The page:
Sunday, September 30, 2007

Dr. Wendy Edwards, Pediatrician and Autism Mother, Advocates Treating Autism as a Whole Body Medical Illness

The Times Colonist has an article on yesterday's Autism Canada conference and its focus on treating autism as a whole body medical illness. Speakers included Dr. Derrick MacFabe of the UWO team which recently released its findings on proprionic acid and Dr. Martha Herbert of the Harvard Medical School. Much of the article though focused on Dr. Wendy Edwards, a Southern Ontario pediatrician whose son was diagnosed with autism at age 3. The message at the conference as summarized by the Times Colonist is that autism is a full body illness and is not limited to the brain.

Dr. Edwards advocates the use of biomedical treatments in addition to applied behaviour analysis in treating autism. She recommends diets aimed at eliminating toxins and reducing digestive tract inflammation and describes some elements of such diets including melatonin, antioxidants and the GF-CF free diet. Dr. Edwards acknowledges that her biomedical recommendations are not supported by scientific study but questions whether parents should wait while the studies are done:

"Why not do what we feel is working while we wait for the study to prove or disprove it? If we're not out there doing all these things and telling the researchers 'What about this?' the research won't get done."

There are good arguments against the use of experimental treatments for autism or any other medical condition. Financial resources are not unlimited, special diets can often add expense to a family budget already stretched tight particularly if the family is already strapped by the expense of paying for ABA, which although not curing autism, is an evidence based effective health and education intervention. Experimental treatments can also waste time and morale both of which are valuable to a family trying to help their child. Further, some seemingly innocuous interventions might in fact have unforeseen and possibly harmful effects on a child.

Still, if a family can afford the interventions, consults with physicians and does not get their hopes too high, it is difficult to see why they shouldn't try interventions backed by anecdotal evidence of other parents some of whom like Dr. Edwards are also pediatricians themselves. Especially if they do not forgo evidence based interventions in order to try experimental approaches. The UWO Proprionic Acid study grew out of parental observations. Although all parents are not also medical professionals like Dr. Edwards, they are the front line observers of their children's condition.


Maya M said...

While I have nothing against testing treatments very unlikely to do harm, such as a diet consulted with a dietician, I feel uncomfortable with this quote,
"If we're not out there doing all these things and telling the researchers 'What about this?' the research won't get done."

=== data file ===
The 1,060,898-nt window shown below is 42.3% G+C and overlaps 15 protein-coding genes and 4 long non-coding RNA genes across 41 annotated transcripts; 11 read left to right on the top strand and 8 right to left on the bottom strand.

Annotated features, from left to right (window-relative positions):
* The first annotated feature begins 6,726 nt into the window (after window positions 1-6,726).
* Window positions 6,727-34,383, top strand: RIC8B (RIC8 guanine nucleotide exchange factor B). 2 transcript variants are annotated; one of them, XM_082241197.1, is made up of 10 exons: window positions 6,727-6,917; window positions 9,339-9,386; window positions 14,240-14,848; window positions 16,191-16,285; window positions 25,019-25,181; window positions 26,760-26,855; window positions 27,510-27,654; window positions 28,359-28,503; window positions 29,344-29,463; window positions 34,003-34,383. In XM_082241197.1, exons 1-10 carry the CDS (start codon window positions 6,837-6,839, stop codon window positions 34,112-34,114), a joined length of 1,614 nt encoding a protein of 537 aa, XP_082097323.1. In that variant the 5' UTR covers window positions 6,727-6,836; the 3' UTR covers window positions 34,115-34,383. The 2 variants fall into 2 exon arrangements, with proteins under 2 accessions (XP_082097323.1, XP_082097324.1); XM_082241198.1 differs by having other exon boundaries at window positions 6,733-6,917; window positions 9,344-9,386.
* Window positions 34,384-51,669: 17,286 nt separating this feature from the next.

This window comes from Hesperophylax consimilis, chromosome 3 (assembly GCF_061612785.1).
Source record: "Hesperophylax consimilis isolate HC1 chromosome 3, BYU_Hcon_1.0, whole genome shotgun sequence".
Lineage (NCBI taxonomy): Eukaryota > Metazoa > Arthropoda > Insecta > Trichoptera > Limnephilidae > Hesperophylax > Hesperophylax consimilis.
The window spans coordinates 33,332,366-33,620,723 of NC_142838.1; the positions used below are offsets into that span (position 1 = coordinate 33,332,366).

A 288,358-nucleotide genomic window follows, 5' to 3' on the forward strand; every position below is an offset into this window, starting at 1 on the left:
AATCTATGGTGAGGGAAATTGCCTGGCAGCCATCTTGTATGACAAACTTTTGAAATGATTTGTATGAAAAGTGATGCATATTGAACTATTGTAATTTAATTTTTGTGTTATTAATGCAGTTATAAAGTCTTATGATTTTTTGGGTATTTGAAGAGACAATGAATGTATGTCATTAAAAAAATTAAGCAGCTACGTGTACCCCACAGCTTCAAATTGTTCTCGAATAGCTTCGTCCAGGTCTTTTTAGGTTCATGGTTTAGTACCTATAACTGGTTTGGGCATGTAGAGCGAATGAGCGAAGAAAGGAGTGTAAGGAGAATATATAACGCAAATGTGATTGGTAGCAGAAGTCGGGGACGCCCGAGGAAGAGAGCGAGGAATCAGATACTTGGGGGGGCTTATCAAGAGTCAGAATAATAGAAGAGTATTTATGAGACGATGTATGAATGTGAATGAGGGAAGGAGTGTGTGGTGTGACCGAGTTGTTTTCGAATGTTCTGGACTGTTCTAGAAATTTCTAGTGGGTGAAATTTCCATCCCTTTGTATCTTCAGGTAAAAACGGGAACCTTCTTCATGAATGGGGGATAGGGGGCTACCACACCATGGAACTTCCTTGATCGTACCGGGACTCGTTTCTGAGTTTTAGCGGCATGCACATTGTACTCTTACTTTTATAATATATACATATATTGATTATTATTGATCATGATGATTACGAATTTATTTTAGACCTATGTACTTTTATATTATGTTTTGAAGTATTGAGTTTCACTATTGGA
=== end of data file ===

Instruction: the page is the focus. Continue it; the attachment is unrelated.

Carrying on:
For centuries, medical researchers has searched and found cures, treatments and vaccines for a number of very serious conditions, all without parents "doing all these things", with very few exceptions (Lady Mary Montagu). So, if medical researchers don't want to test what Dr. Edwards suggests, they probably have their reasons. While every medical researcher would want the glory of finding a good treatment for autism, nobody wants to test a hypothesis without scientifically coherent reasoning and supported by anecdotes only, just to find that the treatment doesn't work.

Unknown said...

No one has suggested that parental input is necessary to all autism research. By the same token, parental experience and observation should not be ignored as a basis for potential research.

Anonymous said...

Dr. Derrick MacFabe's research is incredible. Visit to read his peer reviewed journal article in Behavioural Brain Research.

Dr. MacFabe’s team released some important and intriguing findings, pointing to a factor that may be a primary culprit in causing autism (at least in a subset of ASD individuals).

The research team found that the compound known as propionic acid, when administered to the brains of experimental rats, produces unique behaviours and brain changes similar to human autism. The animals also show brain electrical changes resembling some types of human epilepsy, which often co-exists with autism. Repeated exposure to propionic acid increases the severity and duration of the symptoms, suggesting that it may have permanent effects on brain and behavior. As well, microscopic examination of the rodents’ brains shows evidence of inflammation closely resembling a recent Johns Hopkins University study examining brains of autistic patients.

The research group is working with the Canadian-American Autism Research Consortium, headed by Dr. Jeanette Holden of Queens University, to examine genetic and environmental factors in thousands of individuals with autism and their families. They are also collaborating with Dr. Martha Herbert to further examine their findings in human patients.

Cool stuff!